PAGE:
Data analysts are appreciated for being straightforward and for believing so strongly in the value their work can bring to the rest of their organisation. The data analyst can present data in a way that highlights the positive outcomes for a business. They might also use it to suggest potential opportunities for disruption that the organisation can take advantage of. Data can also be used as a learning curve that can help the business to ensure the same error does not occur in the future. Or, data can expose a new direction in which the market is moving and, thanks to analytics, could provide the business with a first-mover advantage. 

Increasingly, great businesses are the ones that know when to hold and when to fold. In other words, they know where to look for relevant insights and they’re flexible, adaptable and agile enough to make a swift change when a threat or opportunity reveals itself.

These are the businesses that are utilising data most powerfully. They are ensuring their data analytics experts are central to their decision making and strategy shaping processes. They’re also better at identifying, mitigating and managing risk.  Change is in their DNA because change is an outcome of data-driven decision making.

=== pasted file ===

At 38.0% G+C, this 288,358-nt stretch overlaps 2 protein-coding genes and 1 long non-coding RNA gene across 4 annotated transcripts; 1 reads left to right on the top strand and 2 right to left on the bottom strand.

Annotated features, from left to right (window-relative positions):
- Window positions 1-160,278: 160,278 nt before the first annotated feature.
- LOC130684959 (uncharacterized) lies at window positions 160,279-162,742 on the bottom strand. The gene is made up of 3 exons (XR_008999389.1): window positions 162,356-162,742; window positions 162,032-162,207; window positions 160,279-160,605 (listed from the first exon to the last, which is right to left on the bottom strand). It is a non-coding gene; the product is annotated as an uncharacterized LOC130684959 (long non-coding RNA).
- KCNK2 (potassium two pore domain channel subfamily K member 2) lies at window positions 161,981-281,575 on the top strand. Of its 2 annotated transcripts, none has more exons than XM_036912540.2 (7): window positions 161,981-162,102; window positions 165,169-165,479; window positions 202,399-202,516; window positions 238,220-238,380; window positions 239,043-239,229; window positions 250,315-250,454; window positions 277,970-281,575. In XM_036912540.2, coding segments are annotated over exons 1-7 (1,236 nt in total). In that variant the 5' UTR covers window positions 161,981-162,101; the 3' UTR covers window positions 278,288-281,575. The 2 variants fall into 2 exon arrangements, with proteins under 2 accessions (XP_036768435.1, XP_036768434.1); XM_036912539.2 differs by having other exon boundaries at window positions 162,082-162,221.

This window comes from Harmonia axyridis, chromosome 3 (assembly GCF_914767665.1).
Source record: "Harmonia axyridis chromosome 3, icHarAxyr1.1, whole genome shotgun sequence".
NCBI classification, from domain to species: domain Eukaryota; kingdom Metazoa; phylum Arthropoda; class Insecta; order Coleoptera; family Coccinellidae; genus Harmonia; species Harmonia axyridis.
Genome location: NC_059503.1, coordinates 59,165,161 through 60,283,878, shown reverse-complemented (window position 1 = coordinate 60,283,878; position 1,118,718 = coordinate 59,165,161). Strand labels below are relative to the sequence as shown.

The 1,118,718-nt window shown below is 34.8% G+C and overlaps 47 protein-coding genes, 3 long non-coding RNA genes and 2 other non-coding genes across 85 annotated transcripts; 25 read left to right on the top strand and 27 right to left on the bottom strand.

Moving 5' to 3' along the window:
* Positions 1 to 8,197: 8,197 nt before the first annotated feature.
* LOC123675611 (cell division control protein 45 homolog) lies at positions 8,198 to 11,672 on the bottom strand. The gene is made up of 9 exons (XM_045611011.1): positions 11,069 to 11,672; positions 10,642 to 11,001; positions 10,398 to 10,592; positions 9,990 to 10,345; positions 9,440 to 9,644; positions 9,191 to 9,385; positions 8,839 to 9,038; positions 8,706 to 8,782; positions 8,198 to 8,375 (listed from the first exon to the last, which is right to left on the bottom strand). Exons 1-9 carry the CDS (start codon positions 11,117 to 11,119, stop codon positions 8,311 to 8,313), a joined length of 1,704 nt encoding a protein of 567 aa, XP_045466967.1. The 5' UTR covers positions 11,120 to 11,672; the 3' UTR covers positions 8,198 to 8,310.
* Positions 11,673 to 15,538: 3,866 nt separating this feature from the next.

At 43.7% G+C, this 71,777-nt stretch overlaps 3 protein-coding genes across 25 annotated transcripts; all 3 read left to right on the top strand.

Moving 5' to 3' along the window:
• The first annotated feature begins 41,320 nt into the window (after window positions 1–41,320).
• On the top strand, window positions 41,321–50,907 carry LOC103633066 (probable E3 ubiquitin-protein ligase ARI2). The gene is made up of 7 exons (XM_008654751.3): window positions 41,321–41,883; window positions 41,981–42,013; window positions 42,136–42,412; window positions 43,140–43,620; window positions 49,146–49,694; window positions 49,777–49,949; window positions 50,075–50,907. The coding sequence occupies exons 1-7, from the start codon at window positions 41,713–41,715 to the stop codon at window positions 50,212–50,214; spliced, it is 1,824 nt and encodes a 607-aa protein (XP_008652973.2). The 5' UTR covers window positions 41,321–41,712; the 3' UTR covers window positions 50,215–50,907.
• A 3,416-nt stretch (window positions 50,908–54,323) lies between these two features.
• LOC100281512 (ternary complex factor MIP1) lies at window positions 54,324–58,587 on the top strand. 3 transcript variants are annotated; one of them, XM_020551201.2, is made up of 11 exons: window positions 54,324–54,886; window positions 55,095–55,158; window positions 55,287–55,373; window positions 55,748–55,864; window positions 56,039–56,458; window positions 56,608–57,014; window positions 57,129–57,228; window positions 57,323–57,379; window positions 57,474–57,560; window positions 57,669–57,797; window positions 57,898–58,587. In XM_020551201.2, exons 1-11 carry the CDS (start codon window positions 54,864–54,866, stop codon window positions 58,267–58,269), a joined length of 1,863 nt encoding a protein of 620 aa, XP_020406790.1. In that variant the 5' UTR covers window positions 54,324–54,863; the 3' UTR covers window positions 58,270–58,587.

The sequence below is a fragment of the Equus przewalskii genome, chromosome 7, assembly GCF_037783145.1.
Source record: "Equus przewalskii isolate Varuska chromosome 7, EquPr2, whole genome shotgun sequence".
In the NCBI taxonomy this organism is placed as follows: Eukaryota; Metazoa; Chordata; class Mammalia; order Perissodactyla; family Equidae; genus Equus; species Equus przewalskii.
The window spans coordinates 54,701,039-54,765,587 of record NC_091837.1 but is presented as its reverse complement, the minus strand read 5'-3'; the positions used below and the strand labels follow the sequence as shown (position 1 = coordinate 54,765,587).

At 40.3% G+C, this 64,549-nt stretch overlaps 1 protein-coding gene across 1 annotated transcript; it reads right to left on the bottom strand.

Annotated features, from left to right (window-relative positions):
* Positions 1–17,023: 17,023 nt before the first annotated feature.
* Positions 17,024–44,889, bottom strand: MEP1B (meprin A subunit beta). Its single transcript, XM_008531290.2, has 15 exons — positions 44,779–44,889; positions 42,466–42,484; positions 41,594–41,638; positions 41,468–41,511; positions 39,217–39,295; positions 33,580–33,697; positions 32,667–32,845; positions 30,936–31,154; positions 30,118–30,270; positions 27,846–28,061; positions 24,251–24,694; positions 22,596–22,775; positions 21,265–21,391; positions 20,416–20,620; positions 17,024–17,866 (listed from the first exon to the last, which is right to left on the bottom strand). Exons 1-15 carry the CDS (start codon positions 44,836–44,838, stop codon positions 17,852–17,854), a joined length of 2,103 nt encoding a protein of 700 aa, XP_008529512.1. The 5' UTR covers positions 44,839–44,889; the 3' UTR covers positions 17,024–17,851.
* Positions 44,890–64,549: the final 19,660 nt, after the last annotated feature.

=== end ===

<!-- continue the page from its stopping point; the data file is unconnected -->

The businesses that are driving data-driven decision making are the business that will succeed in the future.  Data fuels their success, but only once that data has been analysed for their specific needs. 

Find out more about learning these skills and more by studying a Master of Analytics with UNSW Online. Get in touch with our enrolment team on 1300 974 990.